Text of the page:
About as unreconstructed as it's possible to get, Walter Hill's first feature in 10 years, "Bullet to the Head," finds the veteran action director utterly mired in the tropes of the '80s R-rated action film. And we enjoyed the hell out of it. With nothing but the Himalayan crags of Sylvester Stallone's face to suggest the last 30 years of filmmaking ever happened, Hill has -- crafted seems the wrong word -- rammed together an action movie in which the plot is laughable, the quips are quippy and the action nasty -- no graceful, balletic, parkour bullshit here, just guns, fists, explosives and, gloriously, axes. This is gristly, muscly action, Stallone's aging sinews standing up remarkably well to the task of dispatching opponents fleshily against concrete, steel and marble surfaces when he's not simply shooting them. There is absolutely nothing defensible about the movie's leering treatment of women, or the casual racism played frequently for laughs, or even the utter nihilism of its hero, but it's so patently unrepentant, and so oddly even-handed in having all of its characters seem mindbendingingly dumb, that it kind of gets a pass.
This is a film in which the detective using a smartphone is cause for comment; in which the first of two maguffins is a paper file, full of burnable paper evidence, and the second is a new-fangled gadget called a "flash drive," which no one thinks to copy, or even that such a thing might be possible. This is a film in which, to indicate the successful conclusion of the story, the hero drives off in a new Ferrari. This is a film set in a New Orleans in which Katrina is never referred to, indeed, it's possibly set in an America where 9/11 hasn't happened, and political correctness is an unknown concept. But despite the film's utterly gratuitous violence (no sex, though!), there's a strange kind of innocence on display here. We're not anywhere real, we're in '80s-action-movie-land -- bad guys cackle, take cocaine, and throw masked parties where naked girls tango with each other. They are either muscled henchmen (like Jason Momoa, my sun and stars) or suited businessmen (like Christian Slater...I know! Christian Slater!), but either way they're instantly identifiable, and despite all the fronting, dumb as posts. All cops are corrupt except one, and the only people our hero hit man kills are bad people, so that's okay. To reiterate, this film feels like one you discover late at night and watch for ten minutes before remembering you've already seen it, and yet we still kinda loved it.
Hold on to your hats, we're going to attempt a plot summary: Jimmy Bobo (Stallone) is a hitman whose partner is killed after they both have killed this other guy who they'd been hired to kill. Because he turns out to be an ex-cop, Detective Kwon (the extremely handsome Sung Kang of "Fast Five") is sent from DC to investigate, and decides to team up with Bobo, who saves his life and introduces him to his comely daughter (Sarah Shahi). Mercenary Keegan (Momoa) is the guy being sent to do the bad guys' (Slater and Adewale Akinnuoye-Agbaje) killings, causing a lot of bloody mists and arterial spray, all while Kwon and Bobo form a fragile alliance that mostly consists of Stallone calling the Korean detective a bunch of pet names like "Confucius," "Oddjob" and "Kato." 90% of the exposition is delivered over the telephone by an anonymous female voice who tells Kwon where the next bad guy is, so that the two can bicker in the car on the way there before Stallone goes in and kills him. And then the climax happens in, where else, an abandoned power plant, which may look familiar because all abandoned power plants look pretty similar, or because, as our press notes tell us, it's the exact same abandoned power plant where Hill shot his very first film, 1975's "Hard Times" with Charles Bronson. Ah, memories.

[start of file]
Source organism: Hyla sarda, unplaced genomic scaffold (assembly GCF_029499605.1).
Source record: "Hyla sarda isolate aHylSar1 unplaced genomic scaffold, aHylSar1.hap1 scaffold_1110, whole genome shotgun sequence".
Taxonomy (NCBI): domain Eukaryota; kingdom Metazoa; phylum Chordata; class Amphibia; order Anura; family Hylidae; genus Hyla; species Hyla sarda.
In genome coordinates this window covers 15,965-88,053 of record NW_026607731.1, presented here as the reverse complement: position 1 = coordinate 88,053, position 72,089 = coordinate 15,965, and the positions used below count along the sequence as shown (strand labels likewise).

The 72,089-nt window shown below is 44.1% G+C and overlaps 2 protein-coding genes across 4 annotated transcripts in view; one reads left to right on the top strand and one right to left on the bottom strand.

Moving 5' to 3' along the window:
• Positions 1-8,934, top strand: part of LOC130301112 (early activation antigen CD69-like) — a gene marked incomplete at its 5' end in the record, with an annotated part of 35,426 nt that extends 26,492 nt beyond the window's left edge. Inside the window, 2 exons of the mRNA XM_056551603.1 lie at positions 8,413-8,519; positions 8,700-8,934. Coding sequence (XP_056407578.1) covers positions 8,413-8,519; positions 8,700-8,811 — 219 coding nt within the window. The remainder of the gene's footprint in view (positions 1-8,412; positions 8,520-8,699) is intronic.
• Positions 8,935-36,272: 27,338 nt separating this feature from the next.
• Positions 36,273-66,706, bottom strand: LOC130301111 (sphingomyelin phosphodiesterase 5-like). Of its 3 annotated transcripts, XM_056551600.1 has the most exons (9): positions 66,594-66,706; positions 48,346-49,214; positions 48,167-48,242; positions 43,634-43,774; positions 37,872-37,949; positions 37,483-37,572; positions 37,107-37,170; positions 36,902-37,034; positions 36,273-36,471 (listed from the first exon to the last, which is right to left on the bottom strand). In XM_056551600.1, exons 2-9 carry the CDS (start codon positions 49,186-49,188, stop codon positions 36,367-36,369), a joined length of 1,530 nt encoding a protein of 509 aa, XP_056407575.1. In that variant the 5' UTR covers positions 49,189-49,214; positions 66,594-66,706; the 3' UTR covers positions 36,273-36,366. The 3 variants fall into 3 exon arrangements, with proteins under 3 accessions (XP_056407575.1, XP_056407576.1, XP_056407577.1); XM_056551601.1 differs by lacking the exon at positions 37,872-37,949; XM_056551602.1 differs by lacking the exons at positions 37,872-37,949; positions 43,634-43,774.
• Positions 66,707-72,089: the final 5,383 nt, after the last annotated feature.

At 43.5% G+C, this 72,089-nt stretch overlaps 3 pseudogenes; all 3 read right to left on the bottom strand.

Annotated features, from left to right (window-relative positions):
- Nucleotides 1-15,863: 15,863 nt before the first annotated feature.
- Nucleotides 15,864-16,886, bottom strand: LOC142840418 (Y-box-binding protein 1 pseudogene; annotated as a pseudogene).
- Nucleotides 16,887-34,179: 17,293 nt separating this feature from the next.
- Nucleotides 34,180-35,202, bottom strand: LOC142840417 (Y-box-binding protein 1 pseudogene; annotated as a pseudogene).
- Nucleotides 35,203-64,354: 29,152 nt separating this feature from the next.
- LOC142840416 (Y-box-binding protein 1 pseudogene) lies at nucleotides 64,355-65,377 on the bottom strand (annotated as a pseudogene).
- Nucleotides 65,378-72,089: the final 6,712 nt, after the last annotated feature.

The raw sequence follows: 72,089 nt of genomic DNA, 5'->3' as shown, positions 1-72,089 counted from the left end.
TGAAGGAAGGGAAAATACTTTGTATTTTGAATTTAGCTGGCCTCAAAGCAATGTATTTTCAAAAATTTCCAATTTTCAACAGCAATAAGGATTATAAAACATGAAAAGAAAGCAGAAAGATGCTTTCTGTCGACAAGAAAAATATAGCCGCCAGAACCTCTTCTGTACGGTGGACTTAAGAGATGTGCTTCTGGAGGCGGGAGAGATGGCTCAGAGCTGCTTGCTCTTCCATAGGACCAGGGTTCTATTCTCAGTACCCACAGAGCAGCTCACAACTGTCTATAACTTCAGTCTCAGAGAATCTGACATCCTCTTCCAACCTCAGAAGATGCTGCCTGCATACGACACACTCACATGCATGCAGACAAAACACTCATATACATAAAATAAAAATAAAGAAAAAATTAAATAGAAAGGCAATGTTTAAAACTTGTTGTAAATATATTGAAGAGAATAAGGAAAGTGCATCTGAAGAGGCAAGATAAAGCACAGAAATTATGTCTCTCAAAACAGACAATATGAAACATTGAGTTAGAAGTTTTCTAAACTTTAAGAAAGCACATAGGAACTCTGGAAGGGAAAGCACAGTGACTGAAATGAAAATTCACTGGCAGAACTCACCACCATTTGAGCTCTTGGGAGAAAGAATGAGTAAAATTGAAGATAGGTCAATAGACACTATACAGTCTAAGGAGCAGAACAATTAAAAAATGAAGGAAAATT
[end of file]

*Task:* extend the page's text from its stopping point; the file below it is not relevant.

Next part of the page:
Based on the graphic novel "Du Plomb Dans La Tete" by Matz, the screenplay was, unbelievably enough, written by Alessandro Camon who also wrote "The Messenger." We assume he realized, wisely, that this is not a film where people care about consistent characterization or narrative coherence, and his job was pretty much to get the guys from killing A to killing B with as little fuss as possible. Because it is all about the killings, aside from a few nice scenes between Bobo and Kwan in the car, in which Stallone gets to be funny. It is all about the gloriously throwback violence, the astonishingly consequence-less shootings and murders and blowings up and stabbings and vehicular manslaughters. And Hill handles these like the pro he is; perhaps he's a dinosaur, but he's a dinosaur who can still kick a head in real good. When the action climax happens, after all the pyrotechnics before, between two muscly guys who throw down their guns in favor of a pair of convenient axes, and that climax still delivers, then you know you're watching the work of a special, if very specific, talent. A whole lot of this grade is probably sentiment, because, Lord it is extraordinarily silly on almost every level, but we remember the '80s, and it was genuinely fun to head back there for a while. Hill, "you had me at 'fuck you'. " [B-]
This is a reprint of our review from the Rome Film Festival.